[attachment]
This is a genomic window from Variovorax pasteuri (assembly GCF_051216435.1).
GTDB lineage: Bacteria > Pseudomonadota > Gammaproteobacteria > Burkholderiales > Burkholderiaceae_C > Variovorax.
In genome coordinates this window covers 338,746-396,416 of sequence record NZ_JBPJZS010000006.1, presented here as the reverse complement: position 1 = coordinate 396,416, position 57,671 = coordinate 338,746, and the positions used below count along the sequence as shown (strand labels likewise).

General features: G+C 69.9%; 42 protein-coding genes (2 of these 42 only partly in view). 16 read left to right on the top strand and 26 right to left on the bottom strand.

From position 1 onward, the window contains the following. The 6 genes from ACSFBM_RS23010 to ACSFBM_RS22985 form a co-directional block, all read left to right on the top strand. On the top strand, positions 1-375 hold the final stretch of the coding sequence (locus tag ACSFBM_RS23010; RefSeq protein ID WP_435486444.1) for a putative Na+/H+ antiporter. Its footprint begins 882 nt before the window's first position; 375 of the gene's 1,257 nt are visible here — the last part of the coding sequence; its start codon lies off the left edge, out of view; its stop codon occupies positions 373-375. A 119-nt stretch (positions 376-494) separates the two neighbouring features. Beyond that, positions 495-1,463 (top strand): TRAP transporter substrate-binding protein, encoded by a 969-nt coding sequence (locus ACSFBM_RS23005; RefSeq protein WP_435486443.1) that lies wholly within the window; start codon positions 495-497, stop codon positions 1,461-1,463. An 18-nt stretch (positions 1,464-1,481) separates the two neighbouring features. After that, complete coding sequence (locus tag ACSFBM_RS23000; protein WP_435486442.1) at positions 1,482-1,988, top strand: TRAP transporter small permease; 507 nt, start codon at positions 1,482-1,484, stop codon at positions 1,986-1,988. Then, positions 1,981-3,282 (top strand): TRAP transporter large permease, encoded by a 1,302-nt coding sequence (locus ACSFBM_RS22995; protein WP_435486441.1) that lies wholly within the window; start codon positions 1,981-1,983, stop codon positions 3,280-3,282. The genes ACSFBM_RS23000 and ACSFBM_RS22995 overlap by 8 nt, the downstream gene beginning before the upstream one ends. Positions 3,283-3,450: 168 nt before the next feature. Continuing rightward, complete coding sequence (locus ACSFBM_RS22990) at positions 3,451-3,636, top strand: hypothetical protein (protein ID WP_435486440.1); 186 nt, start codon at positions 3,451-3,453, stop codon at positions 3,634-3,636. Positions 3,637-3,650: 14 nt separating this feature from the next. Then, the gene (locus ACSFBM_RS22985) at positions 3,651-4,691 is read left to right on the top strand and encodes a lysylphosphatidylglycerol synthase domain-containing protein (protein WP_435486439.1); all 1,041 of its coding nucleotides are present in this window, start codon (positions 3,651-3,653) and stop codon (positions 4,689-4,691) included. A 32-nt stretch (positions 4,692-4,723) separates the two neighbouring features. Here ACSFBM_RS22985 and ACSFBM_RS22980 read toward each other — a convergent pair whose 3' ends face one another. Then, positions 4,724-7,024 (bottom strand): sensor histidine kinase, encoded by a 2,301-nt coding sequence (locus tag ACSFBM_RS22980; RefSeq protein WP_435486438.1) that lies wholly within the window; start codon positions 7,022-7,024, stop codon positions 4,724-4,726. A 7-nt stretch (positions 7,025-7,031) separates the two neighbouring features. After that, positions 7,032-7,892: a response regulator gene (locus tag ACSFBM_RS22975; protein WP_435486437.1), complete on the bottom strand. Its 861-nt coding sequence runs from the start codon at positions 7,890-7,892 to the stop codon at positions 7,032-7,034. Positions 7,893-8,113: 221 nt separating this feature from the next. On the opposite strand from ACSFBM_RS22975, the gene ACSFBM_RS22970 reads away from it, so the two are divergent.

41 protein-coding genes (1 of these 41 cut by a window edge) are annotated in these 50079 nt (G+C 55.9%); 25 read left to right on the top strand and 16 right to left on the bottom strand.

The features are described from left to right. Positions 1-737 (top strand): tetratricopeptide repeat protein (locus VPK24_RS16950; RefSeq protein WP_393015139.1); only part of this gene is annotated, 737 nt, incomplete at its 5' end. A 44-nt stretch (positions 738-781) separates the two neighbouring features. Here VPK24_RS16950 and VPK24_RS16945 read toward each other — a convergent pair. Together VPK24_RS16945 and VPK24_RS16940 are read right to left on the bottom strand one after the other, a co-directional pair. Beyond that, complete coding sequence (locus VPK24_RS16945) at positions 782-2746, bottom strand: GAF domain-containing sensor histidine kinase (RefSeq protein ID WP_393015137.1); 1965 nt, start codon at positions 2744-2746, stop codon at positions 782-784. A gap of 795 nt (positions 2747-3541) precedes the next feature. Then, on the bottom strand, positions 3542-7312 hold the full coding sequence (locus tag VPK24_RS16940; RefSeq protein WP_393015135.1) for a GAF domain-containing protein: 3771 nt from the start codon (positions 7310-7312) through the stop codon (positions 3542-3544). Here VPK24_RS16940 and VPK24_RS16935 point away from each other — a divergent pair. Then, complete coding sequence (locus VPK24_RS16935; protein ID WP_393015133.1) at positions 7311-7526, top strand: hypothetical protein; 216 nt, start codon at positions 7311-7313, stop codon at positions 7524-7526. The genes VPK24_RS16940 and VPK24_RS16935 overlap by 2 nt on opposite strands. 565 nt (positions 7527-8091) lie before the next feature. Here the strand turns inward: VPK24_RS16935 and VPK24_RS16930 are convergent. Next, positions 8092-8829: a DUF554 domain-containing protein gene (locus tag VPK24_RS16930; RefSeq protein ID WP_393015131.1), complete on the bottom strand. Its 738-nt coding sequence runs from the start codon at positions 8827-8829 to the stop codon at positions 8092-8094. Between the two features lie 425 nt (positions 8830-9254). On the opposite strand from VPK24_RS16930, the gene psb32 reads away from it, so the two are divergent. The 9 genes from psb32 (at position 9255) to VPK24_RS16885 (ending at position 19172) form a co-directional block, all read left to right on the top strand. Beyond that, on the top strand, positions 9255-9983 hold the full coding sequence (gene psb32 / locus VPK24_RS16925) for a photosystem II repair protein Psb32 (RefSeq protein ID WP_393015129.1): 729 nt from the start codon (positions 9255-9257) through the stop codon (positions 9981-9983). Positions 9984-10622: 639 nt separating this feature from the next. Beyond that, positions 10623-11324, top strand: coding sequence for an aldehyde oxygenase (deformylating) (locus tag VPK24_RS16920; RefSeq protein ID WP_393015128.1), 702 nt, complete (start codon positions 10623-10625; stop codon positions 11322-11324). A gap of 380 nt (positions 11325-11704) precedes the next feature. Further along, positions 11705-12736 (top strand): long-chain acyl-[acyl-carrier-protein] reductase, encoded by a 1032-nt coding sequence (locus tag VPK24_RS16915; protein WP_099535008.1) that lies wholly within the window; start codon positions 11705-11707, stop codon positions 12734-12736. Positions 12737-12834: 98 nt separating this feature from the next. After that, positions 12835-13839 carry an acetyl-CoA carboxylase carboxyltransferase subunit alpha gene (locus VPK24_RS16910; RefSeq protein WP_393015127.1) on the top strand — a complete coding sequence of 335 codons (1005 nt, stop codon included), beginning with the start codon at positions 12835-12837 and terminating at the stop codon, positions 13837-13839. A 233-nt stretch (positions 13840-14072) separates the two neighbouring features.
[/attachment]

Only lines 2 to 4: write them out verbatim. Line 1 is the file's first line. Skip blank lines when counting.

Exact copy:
GTDB lineage: Bacteria > Pseudomonadota > Gammaproteobacteria > Burkholderiales > Burkholderiaceae_C > Variovorax.
In genome coordinates this window covers 338,746-396,416 of sequence record NZ_JBPJZS010000006.1, presented here as the reverse complement: position 1 = coordinate 396,416, position 57,671 = coordinate 338,746, and the positions used below count along the sequence as shown (strand labels likewise).

General features: G+C 69.9%; 42 protein-coding genes (2 of these 42 only partly in view). 16 read left to right on the top strand and 26 right to left on the bottom strand.